It was all supposed to be over in a matter of weeks. That’s what the men who marched off to war in the summer of 1914 said to themselves.
That’s what the relatives who waved them off believed. The reality that unfolded was grimmer than anyone predicted: by Christmas massive armies were locked in a conflict that lasted for four long years. An estimated nine million lives were lost, and more than 20 million people were wounded, in what became known as the Great War.
In a series of three public lectures at Cambridge University during the first week of February, the eminent historian and author Margaret MacMillan will look at the political, social and economic context in which the First World War erupted with such devastating consequences. She will consider, in particular, contemporary thinking about war, how governments planned for military confrontation, and how the nature of conflict in Europe changed radically in the hundred years leading up to the declaration of war in July 1914.
The lectures are: European Society and War (3 February), Thinking about War before 1914 (4 February), and Planning War before 1914 (6 February). Open to all and free of charge, with no need to book, the lectures start at 5pm and will be held in Cambridge University’s Law Faculty. There will be a concluding symposium (7 February) in which MacMillan will respond to points raised by invited historians and a public audience. This event is also free and open to all, but requires advance registration at www.crassh.cam.ac.uk.
MacMillan is a Professor of International History at the University of Oxford, where she is also Warden of St Antony’s College. Born and brought up in Canada, she has a distinguished career in academia spanning both sides of the Atlantic. She is author of Women of the Raj; Peacemakers: The Paris Conference of 1919 and Its Attempt to End War; Seize the Hour: When Nixon Met Mao; and The Uses and Abuses of History. Her most recent book is The War That Ended Peace.
She is talking at Cambridge University as the Humanitas Visiting Professor in War Studies for 2014, a position hosted by CRASSH (Centre for the Research in the Arts, Social Sciences and Humanities) as part of its role in bringing scholars and practitioners together from across disciplinary and institutional boundaries, to bring new insights to bear on the major questions of the day.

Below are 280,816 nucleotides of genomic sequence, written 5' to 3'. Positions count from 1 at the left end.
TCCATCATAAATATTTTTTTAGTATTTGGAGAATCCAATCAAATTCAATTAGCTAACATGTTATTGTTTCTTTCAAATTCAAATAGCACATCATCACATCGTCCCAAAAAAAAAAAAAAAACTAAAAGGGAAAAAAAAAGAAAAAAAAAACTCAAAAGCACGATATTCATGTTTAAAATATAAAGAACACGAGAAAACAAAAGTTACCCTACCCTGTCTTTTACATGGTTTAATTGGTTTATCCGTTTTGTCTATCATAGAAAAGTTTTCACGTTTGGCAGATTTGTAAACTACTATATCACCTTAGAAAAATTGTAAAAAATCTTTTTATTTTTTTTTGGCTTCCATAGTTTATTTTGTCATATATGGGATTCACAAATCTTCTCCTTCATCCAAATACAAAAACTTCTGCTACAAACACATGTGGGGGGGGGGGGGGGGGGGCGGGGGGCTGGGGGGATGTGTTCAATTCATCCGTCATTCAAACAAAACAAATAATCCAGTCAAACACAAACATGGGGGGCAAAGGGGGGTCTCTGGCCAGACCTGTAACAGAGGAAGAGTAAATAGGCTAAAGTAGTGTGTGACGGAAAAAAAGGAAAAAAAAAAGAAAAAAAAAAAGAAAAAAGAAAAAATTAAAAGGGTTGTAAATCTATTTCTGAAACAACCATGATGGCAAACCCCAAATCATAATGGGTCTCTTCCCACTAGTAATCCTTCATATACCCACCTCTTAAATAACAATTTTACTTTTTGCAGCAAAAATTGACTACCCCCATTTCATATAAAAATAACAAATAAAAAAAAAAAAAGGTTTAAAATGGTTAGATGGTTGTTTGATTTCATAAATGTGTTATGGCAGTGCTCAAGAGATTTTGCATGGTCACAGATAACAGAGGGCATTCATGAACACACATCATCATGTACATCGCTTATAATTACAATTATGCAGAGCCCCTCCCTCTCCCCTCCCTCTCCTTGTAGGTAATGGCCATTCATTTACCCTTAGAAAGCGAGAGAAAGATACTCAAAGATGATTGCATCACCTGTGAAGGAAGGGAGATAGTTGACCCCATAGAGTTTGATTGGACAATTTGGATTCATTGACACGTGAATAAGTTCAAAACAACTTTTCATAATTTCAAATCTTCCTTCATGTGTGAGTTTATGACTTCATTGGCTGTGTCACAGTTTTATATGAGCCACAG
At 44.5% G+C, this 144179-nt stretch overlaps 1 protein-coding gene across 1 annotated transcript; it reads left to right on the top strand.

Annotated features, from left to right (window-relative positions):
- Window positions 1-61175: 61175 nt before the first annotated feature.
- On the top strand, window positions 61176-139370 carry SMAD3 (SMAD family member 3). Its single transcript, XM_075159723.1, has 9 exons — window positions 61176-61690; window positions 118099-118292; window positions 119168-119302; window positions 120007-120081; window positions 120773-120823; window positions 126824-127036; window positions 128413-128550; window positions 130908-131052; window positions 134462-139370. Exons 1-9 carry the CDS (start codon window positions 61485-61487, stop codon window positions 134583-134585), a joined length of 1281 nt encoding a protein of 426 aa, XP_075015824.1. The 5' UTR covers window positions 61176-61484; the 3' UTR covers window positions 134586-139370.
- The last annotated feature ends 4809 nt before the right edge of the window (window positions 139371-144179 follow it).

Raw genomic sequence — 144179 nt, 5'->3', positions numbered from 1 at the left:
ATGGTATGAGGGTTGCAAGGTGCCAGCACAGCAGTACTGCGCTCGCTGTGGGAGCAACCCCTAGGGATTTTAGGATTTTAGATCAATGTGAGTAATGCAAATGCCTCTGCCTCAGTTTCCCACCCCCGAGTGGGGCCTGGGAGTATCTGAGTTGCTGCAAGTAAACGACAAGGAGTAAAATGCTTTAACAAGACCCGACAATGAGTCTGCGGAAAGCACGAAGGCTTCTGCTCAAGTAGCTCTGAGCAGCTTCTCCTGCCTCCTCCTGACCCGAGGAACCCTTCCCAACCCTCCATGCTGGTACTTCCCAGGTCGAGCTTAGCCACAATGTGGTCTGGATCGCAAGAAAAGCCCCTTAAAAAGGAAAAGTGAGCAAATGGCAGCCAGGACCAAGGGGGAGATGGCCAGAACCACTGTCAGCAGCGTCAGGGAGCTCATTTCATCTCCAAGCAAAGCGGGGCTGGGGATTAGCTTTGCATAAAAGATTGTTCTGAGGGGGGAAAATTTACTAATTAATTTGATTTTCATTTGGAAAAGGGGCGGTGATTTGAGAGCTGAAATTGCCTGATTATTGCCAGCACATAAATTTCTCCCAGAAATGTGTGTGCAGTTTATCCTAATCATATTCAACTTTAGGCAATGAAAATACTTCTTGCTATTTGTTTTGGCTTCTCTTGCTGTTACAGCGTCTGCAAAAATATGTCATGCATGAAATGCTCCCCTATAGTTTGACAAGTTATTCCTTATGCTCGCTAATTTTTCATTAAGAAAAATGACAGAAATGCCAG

MacMillan’s lectures represent a chance to hear first-hand from an historian who urges us to look beyond the commemorations planned for the next four years and look again at views of war and how these have shifted with time. In an article written for the Financial Times last month, she warned against the temptation of viewing the First World War through the narrow prism of the battles that have become iconic whether in terms of catastrophic loss of life or triumphant victory.
In the 100 years since the start of the First World War, the narratives teased out of it have been told and retold – in poetry and literature, films and television dramas – and our views correspondingly shaped. As MacMillan wrote: “We should be aware that views of the war have changed dramatically over time and those who experienced it directly often saw it in ways that we would find astounding. Memories and remembrances are more plastic that we like to think, changing over time and under the influence of current preoccupations.“
MacMillan’s strength lies in her determination to revisit the past and challenge accepted views and glib assumptions. Today the prevailing view of the First World War is that it never should have happened – that it achieved nothing at huge cost to those involved. But people living in Europe at the time thought they were fighting, and sacrificing their lives, for a just cause. As MacMillan asserts: “It is condescending and wrong to think that they were hoodwinked. British soldiers felt that they were fighting for their country and its values; French, German and Russian soldiers felt much the same.”
Her insistence on academic rigour, and her ability to communicate her subject to a wide audience, has led to many invitations to speak to the media and, in particular, to contribute to the debate about the teaching of history in schools.
Humanitas is a series of Visiting Professorships at Oxford and Cambridge intended to bring leading practitioners and scholars to both universities to address major themes in the arts, social sciences and humanities. Created by Lord Weidenfeld, the programme is managed and funded by the Institute for Strategic Dialogue with the support of a series of generous benefactors, and co-ordinated in Cambridge by CRASSH. The Humanitas Visiting Professorship in War Studies 2014 has been made possible by the generous support of Sir Ronald Grierson.
Contributing Source : Cambridge University